When it comes to dining destinations in Southeast Asia, Bangkok is right up there with the likes of Singapore, Hong Kong and Japan. Loved for its wide array of street food offerings and bold spicy flavors, the capital city of Thailand has also, in recent years, become home to many top chefs from around the world.
“Bangkok is a bubbling and delicious cauldron,” says David Thompson, chef/owner of Nahm. “You have local Thai chefs who worked everywhere in the world. Then there are westerners who want to escape to Thailand. There’s a buzz, an energy about it all coming together.”
And come December 6, the vibrant city will have its very first MICHELIN Guide. The prestigious red book has graced southeast Asian cities such as Hong Kong and Singapore, and is now setting the Thai food scene abuzz with speculations on who will make the list.
“If I say I’m not excited about the MICHELIN Guide launching in Bangkok, it would be a lie,” says chef Thitid Tassanakajohn—aka, Ton—of Le Du and Baan, two exciting restaurants in Bangkok. “There is a buzz among chefs here now. You know, some chefs, they like the idea—some don’t—but everyone is excited. Every chef, no matter what their opinion is, would not say no to a star. Everyone, deep inside, would want it.”
Bangkok is no stranger to awards: San Pellegrino’s 50 Best list, for instance, has helped put restaurants such as Nahm, Gaggan, Restaurant Suhring and Le Du on the international map.
“Dining awards in Bangkok really started to bloom not so long ago. We remember when we arrived 10 years ago, there wasn’t that many,” says Mathias Suhring, co-founder of Restaurant Suhring with his twin brother Thomas. “It grants restaurants an exposure that helps them to evolve with the city. And it contributes to the competitive spirit that makes restaurants strive to be better each year.”
For Gaggan Anand, chef/owner of his eponymous restaurant, he believes that the launch of Bangkok’s first MICHELIN Guide is more stressful for the inspectors and the red book rather than himself.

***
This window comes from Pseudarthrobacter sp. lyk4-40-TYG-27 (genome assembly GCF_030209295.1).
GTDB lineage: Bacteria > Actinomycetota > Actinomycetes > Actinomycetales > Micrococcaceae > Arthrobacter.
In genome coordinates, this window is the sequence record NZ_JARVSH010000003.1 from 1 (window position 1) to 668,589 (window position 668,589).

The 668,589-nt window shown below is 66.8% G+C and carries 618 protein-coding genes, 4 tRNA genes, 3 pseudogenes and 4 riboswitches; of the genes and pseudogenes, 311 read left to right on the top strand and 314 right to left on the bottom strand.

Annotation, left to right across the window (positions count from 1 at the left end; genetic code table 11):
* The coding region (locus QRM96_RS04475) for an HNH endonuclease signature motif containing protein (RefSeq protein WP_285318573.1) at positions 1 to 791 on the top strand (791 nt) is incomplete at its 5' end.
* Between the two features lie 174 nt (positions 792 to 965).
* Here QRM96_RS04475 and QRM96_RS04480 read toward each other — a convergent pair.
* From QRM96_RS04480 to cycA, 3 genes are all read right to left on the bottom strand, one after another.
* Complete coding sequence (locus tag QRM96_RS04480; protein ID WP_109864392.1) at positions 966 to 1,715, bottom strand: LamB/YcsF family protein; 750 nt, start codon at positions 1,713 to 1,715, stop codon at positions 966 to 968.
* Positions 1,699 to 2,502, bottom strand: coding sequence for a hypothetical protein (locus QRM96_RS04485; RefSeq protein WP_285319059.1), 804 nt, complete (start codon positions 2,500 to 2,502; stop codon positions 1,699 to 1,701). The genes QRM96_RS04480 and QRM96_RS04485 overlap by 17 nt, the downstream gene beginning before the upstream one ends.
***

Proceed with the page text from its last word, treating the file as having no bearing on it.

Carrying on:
“If I was a new restaurateur and a younger, more ambitious chef, I would be very, very nervous. The stress is on the Michelin side, not mine—if they [don't] come up with a fair list, they’ll be judged,” he says.
One thing all chefs hope for, though, is that the inspectors will base their selection on an in-depth recognition of Asian culture.
“The MICHELIN Guide has always been a trusty restaurant recommendation for travelers since 1900,” says Suhring. “We hope that Michelin will look for restaurants that contribute to the diversity of the Bangkok culinary scene as we think it is one of the strengths of this city.”
The arrival of the 2018 MICHELIN Guide Bangkok is also set to shine the spotlight on Bangkok’s growing fine dining scene, which has only recently started to blossom. “People now are more open to fine dining. Not just locals, but tourists are also more willing to come to Bangkok and eat in restaurants rather than just street food,” says chef Ton. “Now, when I tell diners that a fish is from a local fisherman from a certain region, they get excited. Before, it would be: “Do you have salmon?”
“I think with the MICHELIN Guide, more chefs will dare to open their own restaurants, rather than working for other people, because now they know there’s recognition and there’s a higher chance of survival,” Ton continues.
Gaggan sums it up eloquently: “Michelin will bring to light all these heroes of unsung songs, unsung music—chefs and restaurants who were not noticed will suddenly come into the light.”